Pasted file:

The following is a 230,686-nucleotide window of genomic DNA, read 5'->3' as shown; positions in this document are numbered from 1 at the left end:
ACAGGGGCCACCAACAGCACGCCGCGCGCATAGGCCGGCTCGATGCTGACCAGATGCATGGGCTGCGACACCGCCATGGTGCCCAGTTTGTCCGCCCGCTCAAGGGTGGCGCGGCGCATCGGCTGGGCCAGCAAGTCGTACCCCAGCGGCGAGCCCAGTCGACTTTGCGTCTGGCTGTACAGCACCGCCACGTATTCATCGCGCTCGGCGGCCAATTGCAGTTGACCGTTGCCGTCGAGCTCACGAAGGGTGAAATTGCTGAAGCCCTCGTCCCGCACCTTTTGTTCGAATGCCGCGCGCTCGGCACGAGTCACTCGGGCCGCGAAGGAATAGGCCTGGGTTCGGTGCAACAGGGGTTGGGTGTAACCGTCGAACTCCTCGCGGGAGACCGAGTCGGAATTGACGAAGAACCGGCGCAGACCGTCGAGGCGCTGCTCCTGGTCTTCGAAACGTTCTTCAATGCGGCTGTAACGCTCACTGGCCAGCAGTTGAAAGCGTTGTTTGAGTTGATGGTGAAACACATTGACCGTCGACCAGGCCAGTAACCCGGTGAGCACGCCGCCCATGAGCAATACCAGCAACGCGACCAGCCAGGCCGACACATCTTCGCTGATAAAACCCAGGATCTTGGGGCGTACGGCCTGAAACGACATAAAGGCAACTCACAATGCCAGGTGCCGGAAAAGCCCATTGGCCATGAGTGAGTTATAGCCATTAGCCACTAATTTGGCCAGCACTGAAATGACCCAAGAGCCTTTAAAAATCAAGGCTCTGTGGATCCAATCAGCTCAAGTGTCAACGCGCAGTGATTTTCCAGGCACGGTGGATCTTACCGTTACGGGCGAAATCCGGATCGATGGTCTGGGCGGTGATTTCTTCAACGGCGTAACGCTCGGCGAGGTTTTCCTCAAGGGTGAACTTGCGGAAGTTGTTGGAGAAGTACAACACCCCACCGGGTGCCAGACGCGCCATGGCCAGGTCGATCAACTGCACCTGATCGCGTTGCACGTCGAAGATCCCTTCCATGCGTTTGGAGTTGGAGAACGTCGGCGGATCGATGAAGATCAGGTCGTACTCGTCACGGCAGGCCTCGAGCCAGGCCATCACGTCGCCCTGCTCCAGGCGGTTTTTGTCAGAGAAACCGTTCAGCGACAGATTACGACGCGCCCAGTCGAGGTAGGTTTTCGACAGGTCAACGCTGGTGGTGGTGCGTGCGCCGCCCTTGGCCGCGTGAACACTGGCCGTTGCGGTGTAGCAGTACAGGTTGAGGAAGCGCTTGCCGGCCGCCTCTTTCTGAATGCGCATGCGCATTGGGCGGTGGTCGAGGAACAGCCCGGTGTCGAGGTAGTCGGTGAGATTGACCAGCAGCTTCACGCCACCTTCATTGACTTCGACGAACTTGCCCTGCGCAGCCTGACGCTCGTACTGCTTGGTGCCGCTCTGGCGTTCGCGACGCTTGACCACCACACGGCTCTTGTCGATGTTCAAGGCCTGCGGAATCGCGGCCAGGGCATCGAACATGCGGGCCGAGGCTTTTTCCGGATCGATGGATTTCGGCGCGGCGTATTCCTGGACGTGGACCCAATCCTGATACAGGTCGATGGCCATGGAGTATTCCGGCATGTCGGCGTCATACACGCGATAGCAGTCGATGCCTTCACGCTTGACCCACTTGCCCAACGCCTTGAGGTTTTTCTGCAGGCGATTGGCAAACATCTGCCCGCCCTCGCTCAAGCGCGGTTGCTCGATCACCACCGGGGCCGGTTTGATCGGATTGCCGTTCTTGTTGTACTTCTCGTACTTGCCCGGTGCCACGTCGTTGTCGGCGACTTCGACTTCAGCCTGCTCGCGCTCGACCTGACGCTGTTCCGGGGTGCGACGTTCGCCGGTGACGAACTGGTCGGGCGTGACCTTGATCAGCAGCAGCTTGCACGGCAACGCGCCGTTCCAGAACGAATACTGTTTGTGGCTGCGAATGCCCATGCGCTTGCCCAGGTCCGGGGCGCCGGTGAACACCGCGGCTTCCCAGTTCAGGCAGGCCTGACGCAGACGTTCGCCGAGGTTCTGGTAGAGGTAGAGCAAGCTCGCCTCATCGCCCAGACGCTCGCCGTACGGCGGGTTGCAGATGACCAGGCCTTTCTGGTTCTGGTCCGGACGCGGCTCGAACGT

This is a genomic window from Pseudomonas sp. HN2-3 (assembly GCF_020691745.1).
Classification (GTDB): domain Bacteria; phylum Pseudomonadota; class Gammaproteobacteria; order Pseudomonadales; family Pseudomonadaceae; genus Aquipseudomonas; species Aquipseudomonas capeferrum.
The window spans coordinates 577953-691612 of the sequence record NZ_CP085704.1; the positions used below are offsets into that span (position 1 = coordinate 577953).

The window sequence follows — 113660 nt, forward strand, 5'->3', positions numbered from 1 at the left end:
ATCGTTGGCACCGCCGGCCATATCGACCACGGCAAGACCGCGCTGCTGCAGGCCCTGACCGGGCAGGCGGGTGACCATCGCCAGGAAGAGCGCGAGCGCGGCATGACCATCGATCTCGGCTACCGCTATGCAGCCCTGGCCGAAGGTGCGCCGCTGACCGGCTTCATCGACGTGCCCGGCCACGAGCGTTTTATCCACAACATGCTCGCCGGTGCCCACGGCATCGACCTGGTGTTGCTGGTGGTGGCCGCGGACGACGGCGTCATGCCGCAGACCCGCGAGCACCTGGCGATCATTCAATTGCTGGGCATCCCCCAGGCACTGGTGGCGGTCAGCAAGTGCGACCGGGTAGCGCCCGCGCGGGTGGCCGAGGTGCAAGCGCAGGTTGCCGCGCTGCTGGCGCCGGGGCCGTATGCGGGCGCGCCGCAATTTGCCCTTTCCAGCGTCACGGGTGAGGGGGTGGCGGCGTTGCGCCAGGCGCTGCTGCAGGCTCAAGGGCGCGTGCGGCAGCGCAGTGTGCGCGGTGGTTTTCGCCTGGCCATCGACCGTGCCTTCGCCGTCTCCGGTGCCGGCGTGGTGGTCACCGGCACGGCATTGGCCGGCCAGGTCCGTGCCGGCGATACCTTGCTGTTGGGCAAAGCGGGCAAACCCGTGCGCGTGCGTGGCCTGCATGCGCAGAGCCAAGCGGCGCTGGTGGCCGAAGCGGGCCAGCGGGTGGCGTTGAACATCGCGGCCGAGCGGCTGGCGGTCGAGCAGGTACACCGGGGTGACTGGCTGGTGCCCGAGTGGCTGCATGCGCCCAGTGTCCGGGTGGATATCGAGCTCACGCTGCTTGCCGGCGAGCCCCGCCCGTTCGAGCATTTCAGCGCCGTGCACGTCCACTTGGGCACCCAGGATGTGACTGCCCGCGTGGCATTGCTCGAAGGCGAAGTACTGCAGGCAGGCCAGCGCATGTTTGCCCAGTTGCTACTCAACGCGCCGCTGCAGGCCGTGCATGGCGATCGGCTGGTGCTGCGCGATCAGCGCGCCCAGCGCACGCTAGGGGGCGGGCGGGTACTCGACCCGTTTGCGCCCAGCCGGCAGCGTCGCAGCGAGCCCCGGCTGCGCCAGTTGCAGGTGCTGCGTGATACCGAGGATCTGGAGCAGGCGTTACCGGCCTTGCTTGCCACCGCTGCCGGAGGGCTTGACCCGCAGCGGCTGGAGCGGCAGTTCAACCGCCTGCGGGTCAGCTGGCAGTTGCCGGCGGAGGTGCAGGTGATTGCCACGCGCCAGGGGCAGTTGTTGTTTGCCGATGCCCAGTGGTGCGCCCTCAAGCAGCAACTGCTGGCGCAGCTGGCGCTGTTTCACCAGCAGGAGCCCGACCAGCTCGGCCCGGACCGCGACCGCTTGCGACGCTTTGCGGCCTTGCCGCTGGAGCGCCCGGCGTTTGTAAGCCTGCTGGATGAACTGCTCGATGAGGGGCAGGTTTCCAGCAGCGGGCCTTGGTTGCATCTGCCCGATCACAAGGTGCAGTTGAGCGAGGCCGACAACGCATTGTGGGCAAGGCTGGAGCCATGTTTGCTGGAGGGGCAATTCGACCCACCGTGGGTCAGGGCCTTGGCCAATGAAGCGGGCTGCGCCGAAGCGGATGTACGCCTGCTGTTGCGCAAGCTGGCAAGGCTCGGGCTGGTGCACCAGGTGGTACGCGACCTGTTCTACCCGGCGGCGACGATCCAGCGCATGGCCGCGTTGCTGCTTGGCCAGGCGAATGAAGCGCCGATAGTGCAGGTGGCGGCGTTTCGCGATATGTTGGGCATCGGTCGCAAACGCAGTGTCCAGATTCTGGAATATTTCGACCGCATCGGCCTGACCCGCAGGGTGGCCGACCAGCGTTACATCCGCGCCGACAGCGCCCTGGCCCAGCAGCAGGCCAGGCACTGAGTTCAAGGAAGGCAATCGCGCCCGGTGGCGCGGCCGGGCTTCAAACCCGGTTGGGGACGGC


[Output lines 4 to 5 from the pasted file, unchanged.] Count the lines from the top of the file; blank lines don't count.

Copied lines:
Classification (GTDB): domain Bacteria; phylum Pseudomonadota; class Gammaproteobacteria; order Pseudomonadales; family Pseudomonadaceae; genus Aquipseudomonas; species Aquipseudomonas capeferrum.
The window spans coordinates 577953-691612 of the sequence record NZ_CP085704.1; the positions used below are offsets into that span (position 1 = coordinate 577953).